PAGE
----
A planned increase in federal immigration raids in the United States is “yet another depressing sign of the failed state of American immigration policy”, said Archbishop Jose H. Gomez of Los Angeles in a 25 May statement. The raids were announced in mid-May.
Archbishop Gomez’ comment was echoed by Seattle Auxiliary Bishop Eusebio L. Elizondo, chairman of the U.S. bishops’ Committee on Migration. The archbishop is chairman-elect of the committee.
“These operations spark panic among our parishes,” Bishop Elizondo said in a 25 May statement. “No person, migrant or otherwise, should have to fear leaving their home to attend church or school. No person should have to fear being torn away from their family and returned to danger.”
While saying he recognised the federal government’s role in upholding immigration laws, he said the deportations would not be “an effective deterrent” to migration because these “vulnerable populations” are facing a humanitarian crisis in their home countries.
On 24 May, U.S. Immigration and Customs Enforcement personnel deported a mother and her 14-year-old daughter from the South Texas Family Residential Centre in Dilley, Texas.
ICE took the action despite knowing that the family was afraid of being killed in their home country, that their asylum claim had never been heard, and despite knowing that attorneys had requested a stay of removal and were in the midst of filing an appeal, according to Katie Shepherd, managing attorney for the Cara Family Detention Pro Bono Project, which provides legal representation and undertakes advocacy on behalf of mothers and children held in federal family detention centres.
According to Shepherd, ICE also knew that attorneys had requested a stay of removal for the family and were in the midst of filing an appeal.
“ICE swiftly deported the mother and her child, informing counsel only after the fact. It is outrageous that, knowing that her appeal was in the works and that she had expressed a fear of return, ICE chose to hustle the family out of the detention centre in the dark of night and put them on a plane before the courthouse doors opened,” Shepherd said in a 25 May statement.
“Just like in January, we are seeing mothers and children who are confused, disoriented, and terrified for themselves and their children,” she added.
In January, Bishop Elizondo and Bishop Kevin W. Vann of Orange, California, chairman of the Catholic Legal Immigration Network, wrote to Homeland Security Secretary Jeh Johnson about recent raids that had netted 121 undocumented immigrants in a three-day span, many of them mothers and children.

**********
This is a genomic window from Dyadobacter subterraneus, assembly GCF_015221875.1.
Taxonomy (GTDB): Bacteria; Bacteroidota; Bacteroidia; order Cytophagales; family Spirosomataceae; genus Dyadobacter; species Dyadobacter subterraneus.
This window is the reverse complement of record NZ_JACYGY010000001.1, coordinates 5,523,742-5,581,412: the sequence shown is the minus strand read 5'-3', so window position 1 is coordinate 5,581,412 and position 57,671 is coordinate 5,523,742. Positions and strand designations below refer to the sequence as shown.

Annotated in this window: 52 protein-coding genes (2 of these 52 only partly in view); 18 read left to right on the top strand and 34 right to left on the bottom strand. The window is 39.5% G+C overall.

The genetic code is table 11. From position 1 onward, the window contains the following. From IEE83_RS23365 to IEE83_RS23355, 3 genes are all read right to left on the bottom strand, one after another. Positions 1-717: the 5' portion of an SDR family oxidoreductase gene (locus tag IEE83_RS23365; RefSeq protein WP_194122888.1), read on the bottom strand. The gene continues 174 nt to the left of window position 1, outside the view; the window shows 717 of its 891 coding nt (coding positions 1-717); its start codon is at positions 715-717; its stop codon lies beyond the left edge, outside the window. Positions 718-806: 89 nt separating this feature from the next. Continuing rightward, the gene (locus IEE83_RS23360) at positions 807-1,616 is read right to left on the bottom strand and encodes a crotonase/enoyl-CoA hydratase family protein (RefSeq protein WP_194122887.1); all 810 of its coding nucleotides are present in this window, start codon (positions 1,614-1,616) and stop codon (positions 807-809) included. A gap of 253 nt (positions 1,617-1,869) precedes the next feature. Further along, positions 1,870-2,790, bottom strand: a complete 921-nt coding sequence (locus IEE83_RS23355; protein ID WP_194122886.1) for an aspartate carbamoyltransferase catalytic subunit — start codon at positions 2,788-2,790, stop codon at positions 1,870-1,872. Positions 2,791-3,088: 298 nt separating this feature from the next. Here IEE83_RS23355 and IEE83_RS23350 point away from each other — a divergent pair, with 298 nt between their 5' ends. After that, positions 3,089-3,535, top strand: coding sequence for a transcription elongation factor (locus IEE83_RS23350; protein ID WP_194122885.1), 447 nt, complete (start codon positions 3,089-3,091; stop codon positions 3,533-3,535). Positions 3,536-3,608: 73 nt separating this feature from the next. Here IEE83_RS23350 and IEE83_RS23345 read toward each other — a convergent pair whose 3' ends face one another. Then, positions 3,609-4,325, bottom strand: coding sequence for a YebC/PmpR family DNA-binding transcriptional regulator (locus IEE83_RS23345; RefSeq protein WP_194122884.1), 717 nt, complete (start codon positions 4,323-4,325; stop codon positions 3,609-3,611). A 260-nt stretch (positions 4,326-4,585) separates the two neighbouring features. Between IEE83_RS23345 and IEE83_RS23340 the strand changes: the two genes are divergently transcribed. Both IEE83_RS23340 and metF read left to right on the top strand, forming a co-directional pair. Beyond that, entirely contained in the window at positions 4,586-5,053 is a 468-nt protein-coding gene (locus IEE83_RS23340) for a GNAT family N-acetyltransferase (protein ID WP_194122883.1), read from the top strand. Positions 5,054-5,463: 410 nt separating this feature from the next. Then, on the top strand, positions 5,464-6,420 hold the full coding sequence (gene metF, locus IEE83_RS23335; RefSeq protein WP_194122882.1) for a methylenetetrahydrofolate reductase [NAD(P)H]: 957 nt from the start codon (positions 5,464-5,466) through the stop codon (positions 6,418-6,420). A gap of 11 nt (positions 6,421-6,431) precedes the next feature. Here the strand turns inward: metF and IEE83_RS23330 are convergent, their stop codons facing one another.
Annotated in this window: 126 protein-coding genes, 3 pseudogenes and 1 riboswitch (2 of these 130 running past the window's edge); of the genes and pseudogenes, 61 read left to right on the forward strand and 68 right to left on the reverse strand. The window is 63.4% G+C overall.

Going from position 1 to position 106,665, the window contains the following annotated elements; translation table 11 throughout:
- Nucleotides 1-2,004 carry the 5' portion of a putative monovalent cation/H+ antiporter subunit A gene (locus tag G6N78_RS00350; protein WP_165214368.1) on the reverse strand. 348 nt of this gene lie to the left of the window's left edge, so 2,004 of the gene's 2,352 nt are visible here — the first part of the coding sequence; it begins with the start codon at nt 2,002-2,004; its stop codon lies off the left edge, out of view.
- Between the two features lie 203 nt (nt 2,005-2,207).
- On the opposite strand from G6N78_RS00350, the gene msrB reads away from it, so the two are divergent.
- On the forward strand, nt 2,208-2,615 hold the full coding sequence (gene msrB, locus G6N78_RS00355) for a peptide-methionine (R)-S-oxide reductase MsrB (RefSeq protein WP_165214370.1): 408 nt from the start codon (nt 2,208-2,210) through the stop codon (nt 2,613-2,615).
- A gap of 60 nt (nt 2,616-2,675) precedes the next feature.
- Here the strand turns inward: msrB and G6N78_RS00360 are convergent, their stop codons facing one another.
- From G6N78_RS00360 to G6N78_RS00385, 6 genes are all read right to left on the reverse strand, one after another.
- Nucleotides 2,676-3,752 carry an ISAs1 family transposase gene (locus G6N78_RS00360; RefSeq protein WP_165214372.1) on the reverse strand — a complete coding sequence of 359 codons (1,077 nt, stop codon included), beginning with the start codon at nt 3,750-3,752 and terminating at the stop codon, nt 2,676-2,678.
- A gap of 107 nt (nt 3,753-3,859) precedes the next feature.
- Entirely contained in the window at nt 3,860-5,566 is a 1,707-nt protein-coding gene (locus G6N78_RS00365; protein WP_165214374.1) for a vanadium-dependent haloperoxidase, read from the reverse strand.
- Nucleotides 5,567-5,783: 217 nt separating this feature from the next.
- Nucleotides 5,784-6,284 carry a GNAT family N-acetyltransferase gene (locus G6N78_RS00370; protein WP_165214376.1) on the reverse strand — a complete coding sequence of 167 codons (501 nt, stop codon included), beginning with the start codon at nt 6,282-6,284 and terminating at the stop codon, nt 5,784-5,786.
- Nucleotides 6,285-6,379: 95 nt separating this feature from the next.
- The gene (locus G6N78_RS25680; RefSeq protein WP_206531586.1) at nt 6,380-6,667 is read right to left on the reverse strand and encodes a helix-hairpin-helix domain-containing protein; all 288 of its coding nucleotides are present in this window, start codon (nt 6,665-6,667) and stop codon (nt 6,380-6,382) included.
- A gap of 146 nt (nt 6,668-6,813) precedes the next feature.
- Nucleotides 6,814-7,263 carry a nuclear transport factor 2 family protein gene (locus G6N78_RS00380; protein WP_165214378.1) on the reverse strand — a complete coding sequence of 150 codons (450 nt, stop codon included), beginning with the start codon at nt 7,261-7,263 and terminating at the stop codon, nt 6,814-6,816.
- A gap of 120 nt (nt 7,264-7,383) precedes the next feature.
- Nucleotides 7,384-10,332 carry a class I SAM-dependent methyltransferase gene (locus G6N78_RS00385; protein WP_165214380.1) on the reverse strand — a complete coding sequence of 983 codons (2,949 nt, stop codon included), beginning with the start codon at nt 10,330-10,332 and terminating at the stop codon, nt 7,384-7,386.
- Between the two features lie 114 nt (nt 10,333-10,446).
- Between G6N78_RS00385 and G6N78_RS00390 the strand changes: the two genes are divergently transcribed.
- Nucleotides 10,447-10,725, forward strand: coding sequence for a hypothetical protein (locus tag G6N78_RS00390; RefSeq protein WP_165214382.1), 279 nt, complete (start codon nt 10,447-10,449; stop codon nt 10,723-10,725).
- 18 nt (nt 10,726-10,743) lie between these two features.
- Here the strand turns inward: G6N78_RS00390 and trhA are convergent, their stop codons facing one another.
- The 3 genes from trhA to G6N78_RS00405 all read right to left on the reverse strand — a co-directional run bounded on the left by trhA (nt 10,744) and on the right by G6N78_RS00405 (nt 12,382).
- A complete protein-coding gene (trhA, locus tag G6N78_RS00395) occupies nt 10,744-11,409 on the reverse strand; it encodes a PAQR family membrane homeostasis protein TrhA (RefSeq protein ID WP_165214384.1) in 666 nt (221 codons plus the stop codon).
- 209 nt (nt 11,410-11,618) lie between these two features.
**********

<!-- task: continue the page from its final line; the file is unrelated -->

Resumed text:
“Our organisations have firsthand knowledge that these actions have generated fear among immigrants and have made their communities more distrustful of law enforcement and vulnerable to misinformation, exploitation and fraud,” the two bishops told Johnson. “To send migrant children and families back to their home countries would put many of them in grave danger because they would face threats of violence and for some, even death.”
CLINIC is one of four partners in the Cara Project. The others are the American Immigration Council, the American Immigration Lawyers Association and the Refugee and Immigrant Centre for Education and Legal Services.
“This family is just the latest in the string of lives destroyed by a government that refuses to administer our refugee protection system with the care it requires. Sadly, ICE’s harsh enforcement tactics will put many more vulnerable people at risk,” said the Cara Project’s Shepherd.
Bishop Daniel Flores of Brownsville, Texas, also issued a statement on 25 May about the new wave of deportation raids.
“Children and families should not be used as pawns in a politics of deportation aimed more at maintaining the illusion that we have a viable immigration policy in this country than at actually addressing the issue,” he said. “The entire system needs reform; it fails to protect the most basic of human goods. Those fleeing violence should be accorded due process protection.”
Over the past year or more, the Brownsville diocese, which is in the Rio Grande River Valley, has had an increase of immigrants with numbers as high as 200 on some days. Mostly from Central America, the immigrants receive help at the diocesan respite centre at Sacred Heart Church in McAllen at continue north to other states.
Michelle Mendez, who represents some clients for CLINIC and does training and legal support as well, also moderates a closed Facebook page for women who were detained. Introduced just last October, the group, she said, now has 750 members.
Having worked in direct services for many years prior to joining CLINIC, Mendez said, “I learned that clients, despite lacking sophistication in some areas, had on their phones What’s App or something that’s cheaper to call internationally and Facebook, because they want to connect with folks all over.”
On the page, “we give them guidance on the removal proceedings”, Mendez said.
“They have a lot of misinformation or lack of information. They think that reporting to ICE on a monthly basis is the same as going to court. Or that changing your address with ICE is the same as changing your address with the court.” Neither is true, she added, and some women have been tripped up by this false belief.